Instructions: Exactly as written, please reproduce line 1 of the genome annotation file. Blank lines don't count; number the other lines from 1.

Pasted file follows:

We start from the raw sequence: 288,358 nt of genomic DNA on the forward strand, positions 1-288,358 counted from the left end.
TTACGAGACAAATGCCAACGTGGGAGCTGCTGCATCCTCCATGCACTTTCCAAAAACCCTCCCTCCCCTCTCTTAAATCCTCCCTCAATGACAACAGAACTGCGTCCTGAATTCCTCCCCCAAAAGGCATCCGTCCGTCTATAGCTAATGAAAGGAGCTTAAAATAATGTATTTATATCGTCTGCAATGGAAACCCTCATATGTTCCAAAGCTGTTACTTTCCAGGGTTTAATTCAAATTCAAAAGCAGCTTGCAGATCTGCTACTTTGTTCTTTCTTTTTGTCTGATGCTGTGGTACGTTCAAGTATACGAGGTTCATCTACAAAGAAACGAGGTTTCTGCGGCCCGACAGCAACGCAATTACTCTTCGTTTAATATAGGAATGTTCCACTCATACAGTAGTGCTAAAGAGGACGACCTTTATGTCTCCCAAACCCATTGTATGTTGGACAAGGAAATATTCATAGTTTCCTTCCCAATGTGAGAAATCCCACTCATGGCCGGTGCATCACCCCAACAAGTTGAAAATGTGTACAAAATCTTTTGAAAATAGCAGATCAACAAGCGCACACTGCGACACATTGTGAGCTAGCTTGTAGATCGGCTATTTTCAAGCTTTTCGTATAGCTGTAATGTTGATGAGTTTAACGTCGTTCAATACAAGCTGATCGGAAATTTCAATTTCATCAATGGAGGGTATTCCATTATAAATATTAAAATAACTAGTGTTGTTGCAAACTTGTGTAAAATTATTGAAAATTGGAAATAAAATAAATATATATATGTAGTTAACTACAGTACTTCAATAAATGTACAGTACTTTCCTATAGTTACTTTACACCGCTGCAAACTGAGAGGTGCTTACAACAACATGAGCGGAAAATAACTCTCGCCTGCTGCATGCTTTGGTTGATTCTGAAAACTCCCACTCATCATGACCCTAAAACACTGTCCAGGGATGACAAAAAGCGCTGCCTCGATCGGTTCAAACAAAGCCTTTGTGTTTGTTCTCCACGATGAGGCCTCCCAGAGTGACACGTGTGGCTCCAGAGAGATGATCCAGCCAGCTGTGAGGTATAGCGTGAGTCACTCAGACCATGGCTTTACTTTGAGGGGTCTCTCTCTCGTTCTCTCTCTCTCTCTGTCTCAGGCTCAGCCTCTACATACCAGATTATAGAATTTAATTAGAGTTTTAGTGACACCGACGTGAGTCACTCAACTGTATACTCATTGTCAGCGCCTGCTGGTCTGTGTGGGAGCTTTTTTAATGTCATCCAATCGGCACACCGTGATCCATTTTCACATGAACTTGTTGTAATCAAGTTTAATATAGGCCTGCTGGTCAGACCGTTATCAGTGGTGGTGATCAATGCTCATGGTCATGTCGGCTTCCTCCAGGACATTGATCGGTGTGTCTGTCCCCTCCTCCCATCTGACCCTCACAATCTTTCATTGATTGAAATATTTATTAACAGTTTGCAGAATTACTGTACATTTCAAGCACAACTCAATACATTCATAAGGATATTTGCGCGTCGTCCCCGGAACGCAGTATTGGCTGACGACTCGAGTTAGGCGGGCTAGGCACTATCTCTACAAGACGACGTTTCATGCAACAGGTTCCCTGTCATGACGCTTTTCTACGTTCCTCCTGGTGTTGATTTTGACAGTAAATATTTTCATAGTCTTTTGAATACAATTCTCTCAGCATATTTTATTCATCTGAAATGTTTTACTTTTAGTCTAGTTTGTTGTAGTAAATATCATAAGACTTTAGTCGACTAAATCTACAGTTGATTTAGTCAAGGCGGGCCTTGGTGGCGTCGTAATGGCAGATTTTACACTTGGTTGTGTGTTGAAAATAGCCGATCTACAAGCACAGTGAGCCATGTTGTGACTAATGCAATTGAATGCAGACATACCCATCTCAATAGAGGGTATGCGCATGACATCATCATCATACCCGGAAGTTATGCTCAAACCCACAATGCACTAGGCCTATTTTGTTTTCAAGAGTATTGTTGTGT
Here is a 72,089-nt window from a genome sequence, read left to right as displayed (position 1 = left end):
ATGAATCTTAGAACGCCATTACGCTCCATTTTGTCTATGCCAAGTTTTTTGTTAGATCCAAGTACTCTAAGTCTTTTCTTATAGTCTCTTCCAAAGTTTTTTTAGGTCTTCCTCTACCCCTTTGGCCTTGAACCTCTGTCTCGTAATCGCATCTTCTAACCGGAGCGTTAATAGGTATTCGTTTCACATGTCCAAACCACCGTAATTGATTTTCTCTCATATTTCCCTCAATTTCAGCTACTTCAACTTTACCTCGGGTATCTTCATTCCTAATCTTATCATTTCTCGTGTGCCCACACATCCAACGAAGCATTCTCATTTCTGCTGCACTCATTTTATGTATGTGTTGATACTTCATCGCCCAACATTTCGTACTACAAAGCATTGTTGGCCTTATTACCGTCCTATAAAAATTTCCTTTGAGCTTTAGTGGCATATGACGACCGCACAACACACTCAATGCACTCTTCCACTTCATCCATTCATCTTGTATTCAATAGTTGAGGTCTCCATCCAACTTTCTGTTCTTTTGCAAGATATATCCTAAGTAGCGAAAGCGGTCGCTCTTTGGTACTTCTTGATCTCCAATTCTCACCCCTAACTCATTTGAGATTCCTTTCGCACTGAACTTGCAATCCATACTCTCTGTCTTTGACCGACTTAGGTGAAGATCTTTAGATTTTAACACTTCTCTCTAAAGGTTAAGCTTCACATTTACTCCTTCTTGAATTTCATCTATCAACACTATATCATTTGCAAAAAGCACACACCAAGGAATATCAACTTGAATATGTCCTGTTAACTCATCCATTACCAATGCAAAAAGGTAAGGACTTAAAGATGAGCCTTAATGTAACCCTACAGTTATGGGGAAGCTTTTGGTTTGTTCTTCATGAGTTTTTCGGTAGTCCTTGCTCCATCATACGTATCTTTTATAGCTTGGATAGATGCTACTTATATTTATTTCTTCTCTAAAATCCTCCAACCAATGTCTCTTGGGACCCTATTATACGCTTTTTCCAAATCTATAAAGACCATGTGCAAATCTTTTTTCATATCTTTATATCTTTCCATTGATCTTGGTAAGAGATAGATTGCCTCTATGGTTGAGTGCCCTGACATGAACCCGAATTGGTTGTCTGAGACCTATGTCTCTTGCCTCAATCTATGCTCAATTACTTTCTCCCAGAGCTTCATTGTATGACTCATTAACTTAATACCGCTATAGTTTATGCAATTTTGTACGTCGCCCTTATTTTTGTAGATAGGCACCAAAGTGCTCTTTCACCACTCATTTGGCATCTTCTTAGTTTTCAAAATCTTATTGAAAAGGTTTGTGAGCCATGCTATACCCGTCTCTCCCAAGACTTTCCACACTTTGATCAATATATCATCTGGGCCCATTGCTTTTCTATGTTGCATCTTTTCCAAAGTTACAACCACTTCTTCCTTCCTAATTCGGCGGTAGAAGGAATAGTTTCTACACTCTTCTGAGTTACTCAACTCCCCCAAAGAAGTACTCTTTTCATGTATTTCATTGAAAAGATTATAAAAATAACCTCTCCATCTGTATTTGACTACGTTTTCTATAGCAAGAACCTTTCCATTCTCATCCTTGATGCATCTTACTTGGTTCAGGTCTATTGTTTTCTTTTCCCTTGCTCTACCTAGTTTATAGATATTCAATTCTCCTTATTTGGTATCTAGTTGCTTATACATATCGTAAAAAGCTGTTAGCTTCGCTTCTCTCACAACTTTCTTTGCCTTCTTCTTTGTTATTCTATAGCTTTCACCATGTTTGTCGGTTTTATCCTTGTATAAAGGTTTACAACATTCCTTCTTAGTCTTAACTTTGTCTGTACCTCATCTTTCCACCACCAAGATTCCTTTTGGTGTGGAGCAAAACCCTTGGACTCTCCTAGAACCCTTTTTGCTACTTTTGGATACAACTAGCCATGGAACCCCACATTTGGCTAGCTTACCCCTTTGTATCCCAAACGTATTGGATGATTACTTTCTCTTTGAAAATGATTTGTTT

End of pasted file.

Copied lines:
We start from the raw sequence: 288,358 nt of genomic DNA on the forward strand, positions 1-288,358 counted from the left end.